And, with the action kicking off on Friday 11th April, Atherton insists she can still improve on the 2013 season, in which she topped the podium at four of the six world cup races.
“I’m still hungry for more,” she said. “I want to defend both of those titles. We’ve had such an intense winter’s training and I’m feeling strong.
“You can always top last season’s results. I missed out on two rounds and I crashed at Mont Sainte-Anne.
“When you win, everyone else chases you. The more I win, the faster everyone else gets, and I want to keep winning, so I must stay fast!”
Atherton’s competitors will certainly have to be quick if they are to knock the 26-year-old off the top spot this year. Her four wins on last year’s World Cup circuit took her grand total to 19 victories – a stat which makes her the most awarded British mountain biker in history.
It was also no surprise the world number one topped the overall standings in the 2013 World Cup after she dominated the 2012 circuit, winning five of the six races and coming second in the other.
But Atherton is fully aware that this season will be one of the most competitive ever and there are a host of talented riders standing between her and a third-straight World Cup title.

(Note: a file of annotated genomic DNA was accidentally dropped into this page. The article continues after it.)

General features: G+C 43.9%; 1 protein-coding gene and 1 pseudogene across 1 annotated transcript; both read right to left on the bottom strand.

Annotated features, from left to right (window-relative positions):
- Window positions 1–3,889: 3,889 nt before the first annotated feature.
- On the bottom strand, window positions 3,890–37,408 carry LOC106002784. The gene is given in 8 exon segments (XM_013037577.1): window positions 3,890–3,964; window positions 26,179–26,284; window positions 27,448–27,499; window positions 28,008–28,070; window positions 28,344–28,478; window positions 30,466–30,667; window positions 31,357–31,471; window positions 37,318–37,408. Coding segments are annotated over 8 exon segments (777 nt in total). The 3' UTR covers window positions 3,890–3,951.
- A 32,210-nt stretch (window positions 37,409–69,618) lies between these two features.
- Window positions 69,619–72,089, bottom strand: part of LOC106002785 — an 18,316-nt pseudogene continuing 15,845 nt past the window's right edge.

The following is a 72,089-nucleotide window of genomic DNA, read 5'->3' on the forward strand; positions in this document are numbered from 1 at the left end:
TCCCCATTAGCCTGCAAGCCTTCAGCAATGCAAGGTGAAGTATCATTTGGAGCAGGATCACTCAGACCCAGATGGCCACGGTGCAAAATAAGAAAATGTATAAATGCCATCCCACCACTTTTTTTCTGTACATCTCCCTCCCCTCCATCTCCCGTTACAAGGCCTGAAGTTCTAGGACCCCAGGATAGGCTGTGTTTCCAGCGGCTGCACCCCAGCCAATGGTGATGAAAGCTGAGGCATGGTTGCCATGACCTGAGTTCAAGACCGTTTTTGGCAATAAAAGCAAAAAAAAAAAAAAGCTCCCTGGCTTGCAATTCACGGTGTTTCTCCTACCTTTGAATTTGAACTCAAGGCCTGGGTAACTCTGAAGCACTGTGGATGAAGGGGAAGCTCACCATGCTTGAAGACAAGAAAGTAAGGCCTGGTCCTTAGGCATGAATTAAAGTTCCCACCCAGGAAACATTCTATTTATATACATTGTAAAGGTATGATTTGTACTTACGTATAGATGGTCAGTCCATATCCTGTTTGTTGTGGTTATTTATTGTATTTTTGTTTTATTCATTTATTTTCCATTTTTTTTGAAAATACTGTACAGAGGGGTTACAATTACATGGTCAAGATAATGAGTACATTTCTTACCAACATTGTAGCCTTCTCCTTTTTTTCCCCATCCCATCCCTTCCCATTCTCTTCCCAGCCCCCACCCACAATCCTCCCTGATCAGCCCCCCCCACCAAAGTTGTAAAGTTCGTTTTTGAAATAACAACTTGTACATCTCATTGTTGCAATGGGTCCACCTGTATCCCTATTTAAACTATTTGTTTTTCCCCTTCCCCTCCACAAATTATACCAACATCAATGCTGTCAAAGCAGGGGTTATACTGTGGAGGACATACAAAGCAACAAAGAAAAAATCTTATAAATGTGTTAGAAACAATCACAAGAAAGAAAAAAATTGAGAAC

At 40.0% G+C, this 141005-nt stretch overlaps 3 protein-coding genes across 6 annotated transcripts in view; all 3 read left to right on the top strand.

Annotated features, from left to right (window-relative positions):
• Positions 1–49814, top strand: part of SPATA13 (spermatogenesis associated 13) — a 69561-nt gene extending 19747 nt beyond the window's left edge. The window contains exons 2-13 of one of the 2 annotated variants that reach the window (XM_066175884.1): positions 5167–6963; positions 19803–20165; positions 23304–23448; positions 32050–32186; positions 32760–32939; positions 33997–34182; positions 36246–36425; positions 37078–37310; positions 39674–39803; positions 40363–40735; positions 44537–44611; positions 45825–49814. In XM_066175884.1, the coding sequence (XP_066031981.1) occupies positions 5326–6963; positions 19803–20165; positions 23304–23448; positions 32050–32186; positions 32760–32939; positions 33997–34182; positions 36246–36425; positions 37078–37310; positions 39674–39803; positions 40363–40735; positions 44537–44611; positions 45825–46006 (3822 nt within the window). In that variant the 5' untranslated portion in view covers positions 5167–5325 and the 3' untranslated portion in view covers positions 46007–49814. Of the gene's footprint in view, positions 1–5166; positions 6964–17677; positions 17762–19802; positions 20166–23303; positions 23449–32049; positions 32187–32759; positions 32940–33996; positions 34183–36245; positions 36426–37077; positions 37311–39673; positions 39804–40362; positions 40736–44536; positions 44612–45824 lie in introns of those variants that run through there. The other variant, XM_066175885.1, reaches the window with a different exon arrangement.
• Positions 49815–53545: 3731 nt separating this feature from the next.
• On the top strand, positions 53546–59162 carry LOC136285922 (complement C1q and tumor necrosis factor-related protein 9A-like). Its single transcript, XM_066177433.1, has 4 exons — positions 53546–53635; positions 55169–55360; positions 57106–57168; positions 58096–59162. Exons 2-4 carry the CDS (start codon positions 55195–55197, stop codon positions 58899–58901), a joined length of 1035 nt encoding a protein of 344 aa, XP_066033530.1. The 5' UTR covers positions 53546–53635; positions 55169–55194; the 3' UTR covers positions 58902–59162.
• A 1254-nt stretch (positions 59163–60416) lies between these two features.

“I think this season is going to see the fastest women’s times ever,” she said.
“(Emmeline) Ragot is so fast, and fearless – she has great skills. I love watching Pompom (Myriam Nicole) ride because she’s probably technically the best of all.
“Manon (Carpenter) will be fast, Tracey Hannah is very dangerous in the dry, and Florian Pugin is very, very fast so to win this year I’ll have to go faster than I did last!”
Off the downhill course Atherton has also been picking up trophies. She has been awarded Sunday Times Young Sportswoman of the Year and started 2014 by winning the inaugural BT Sport Action Woman of the Year.
But she isn’t stopping there. By continuing her remarkable run of success on the bike she hopes to bring downhill mountain biking the attention it deserves – and inspire other young women to give it a go.
“I can only hope to lead by example,” she added.
“I want to show that racing mountain bikes can give you a confidence that nothing else can match and that’s really appealing.”
The UCI Mountain Bike World Cup downhill in Pietermaritzburg begins with qualifying on Friday 11th April before the finals on Saturday. In 2014 there are seven races in seven countries, covering four continents.
Click here for our full preview of the 2014 downhill World Cup season.